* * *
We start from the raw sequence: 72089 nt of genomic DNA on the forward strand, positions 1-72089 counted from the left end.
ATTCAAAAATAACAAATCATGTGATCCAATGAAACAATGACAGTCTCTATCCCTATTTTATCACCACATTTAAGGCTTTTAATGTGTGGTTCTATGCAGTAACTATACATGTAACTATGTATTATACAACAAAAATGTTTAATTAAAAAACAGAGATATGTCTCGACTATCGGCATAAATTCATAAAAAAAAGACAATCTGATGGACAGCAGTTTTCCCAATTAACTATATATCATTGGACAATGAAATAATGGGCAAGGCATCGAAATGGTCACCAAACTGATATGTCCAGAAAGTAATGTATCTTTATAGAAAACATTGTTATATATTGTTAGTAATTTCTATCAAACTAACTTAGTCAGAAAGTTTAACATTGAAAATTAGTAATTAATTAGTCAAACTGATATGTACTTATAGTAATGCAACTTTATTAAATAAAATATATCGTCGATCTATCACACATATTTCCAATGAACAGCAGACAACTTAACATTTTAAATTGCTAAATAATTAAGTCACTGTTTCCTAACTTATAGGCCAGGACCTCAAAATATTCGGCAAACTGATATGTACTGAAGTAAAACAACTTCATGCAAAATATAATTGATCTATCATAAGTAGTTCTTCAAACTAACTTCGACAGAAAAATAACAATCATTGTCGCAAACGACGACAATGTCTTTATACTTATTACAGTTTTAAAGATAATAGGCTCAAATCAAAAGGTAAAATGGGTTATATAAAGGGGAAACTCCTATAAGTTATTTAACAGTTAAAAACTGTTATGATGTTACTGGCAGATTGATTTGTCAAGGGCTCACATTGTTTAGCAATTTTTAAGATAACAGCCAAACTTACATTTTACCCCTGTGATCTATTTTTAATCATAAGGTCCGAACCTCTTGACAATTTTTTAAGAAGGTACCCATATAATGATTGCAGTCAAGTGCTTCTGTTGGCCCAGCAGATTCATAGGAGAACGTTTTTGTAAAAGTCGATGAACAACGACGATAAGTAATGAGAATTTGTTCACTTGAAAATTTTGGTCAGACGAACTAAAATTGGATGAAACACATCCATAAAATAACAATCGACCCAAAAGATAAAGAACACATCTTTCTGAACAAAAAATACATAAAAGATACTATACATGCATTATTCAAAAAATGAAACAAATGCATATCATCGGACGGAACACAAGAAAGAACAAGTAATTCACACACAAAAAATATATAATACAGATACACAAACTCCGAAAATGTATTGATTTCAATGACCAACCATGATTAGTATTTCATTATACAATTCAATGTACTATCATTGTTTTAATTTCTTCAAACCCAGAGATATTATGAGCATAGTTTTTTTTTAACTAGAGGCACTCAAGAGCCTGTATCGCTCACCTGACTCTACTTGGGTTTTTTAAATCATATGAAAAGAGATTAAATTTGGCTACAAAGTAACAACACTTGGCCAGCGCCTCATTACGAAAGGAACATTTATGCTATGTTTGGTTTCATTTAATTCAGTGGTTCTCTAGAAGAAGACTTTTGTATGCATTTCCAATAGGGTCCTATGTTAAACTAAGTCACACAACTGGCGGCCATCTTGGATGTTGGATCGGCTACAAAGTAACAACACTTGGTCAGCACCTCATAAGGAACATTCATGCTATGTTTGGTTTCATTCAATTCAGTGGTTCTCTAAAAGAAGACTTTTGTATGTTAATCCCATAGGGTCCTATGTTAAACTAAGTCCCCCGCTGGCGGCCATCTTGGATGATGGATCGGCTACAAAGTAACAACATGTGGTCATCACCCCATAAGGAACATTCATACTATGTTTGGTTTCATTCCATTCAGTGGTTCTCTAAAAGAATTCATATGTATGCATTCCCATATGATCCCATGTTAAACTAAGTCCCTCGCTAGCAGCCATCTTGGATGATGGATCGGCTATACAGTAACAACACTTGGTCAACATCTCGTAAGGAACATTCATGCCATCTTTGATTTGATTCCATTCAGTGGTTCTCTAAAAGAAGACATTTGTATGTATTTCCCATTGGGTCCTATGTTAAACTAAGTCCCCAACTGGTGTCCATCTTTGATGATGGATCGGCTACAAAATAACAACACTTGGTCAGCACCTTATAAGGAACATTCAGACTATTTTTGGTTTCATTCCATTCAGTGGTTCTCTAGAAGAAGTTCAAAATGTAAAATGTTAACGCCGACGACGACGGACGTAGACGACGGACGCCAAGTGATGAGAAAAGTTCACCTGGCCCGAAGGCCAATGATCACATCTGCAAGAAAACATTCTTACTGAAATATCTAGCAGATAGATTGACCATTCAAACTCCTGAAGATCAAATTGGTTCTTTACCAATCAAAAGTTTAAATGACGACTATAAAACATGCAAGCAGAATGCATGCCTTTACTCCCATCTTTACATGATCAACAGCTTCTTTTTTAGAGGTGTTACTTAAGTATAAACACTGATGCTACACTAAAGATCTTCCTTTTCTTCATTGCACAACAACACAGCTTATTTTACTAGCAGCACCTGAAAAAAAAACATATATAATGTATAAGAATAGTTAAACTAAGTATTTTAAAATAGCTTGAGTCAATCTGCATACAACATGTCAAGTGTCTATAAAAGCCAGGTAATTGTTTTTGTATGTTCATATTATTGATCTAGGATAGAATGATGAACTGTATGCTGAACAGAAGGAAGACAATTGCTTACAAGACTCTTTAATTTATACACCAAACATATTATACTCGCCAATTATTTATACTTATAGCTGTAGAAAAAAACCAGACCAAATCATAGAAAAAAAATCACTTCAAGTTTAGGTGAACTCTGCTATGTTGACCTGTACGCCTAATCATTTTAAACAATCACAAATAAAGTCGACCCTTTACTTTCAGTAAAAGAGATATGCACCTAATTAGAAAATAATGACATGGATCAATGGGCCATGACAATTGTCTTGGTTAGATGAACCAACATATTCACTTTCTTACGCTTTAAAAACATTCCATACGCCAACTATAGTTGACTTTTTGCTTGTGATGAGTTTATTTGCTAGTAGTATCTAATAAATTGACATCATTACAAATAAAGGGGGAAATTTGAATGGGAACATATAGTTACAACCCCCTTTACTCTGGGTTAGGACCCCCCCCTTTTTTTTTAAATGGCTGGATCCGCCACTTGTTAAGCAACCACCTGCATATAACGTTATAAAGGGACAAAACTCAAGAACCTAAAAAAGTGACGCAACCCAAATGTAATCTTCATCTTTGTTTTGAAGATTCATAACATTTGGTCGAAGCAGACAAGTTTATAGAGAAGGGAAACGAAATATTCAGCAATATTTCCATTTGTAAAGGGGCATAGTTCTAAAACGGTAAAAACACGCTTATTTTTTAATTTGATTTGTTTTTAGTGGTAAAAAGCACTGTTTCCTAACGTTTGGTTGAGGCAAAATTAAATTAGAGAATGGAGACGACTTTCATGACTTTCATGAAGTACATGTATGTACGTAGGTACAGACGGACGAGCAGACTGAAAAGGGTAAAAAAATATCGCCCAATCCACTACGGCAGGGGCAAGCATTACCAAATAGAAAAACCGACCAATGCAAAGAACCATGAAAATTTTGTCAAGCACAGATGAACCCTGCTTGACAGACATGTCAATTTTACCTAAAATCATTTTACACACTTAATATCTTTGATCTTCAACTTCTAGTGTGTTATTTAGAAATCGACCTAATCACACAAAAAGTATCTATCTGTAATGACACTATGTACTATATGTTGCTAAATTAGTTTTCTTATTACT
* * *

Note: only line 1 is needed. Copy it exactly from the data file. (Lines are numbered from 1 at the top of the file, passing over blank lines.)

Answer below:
We start from the raw sequence: 72089 nt of genomic DNA on the forward strand, positions 1-72089 counted from the left end.